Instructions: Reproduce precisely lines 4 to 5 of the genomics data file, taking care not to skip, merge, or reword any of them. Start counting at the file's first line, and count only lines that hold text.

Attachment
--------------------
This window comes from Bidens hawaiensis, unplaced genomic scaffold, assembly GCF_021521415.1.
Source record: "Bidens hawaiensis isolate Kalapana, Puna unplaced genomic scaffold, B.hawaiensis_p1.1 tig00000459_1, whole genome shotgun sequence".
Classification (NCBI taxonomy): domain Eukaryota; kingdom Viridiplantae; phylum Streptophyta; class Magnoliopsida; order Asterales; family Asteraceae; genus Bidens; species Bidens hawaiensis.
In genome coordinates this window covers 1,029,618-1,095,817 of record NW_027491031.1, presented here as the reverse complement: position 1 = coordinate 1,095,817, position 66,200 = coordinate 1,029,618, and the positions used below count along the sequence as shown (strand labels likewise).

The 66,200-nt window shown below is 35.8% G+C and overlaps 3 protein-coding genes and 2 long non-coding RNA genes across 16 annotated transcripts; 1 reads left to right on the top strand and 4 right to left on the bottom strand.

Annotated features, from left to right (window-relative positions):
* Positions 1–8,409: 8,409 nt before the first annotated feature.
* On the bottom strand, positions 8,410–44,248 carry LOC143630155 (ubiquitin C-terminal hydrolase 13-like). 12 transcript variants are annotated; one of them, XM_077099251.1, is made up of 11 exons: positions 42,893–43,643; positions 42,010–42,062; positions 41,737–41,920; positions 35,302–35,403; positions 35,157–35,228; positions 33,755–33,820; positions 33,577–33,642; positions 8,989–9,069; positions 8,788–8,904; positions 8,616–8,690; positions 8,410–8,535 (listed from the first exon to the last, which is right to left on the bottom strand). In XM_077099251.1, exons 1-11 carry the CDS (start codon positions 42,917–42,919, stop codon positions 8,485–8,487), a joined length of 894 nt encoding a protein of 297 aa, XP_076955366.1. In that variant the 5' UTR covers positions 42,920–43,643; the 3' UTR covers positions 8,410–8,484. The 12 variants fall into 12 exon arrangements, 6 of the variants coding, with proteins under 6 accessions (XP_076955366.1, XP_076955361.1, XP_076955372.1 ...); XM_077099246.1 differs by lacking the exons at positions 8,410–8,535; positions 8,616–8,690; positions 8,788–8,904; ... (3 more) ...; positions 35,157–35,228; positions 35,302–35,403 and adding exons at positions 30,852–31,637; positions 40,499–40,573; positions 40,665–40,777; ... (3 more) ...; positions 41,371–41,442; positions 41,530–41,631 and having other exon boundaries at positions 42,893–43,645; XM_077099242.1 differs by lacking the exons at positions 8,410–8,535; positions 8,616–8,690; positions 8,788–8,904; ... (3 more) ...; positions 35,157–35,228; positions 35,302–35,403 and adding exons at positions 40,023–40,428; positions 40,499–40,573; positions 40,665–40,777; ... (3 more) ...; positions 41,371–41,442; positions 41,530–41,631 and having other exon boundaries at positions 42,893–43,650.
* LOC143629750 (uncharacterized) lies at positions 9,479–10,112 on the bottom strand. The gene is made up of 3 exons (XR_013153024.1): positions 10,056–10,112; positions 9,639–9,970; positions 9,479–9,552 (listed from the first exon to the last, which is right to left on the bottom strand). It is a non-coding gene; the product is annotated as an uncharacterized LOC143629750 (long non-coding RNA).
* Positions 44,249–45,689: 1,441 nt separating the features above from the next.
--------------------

In genome coordinates this window covers 1,029,618-1,095,817 of record NW_027491031.1, presented here as the reverse complement: position 1 = coordinate 1,095,817, position 66,200 = coordinate 1,029,618, and the positions used below count along the sequence as shown (strand labels likewise).

The 66,200-nt window shown below is 35.8% G+C and overlaps 3 protein-coding genes and 2 long non-coding RNA genes across 16 annotated transcripts; 1 reads left to right on the top strand and 4 right to left on the bottom strand.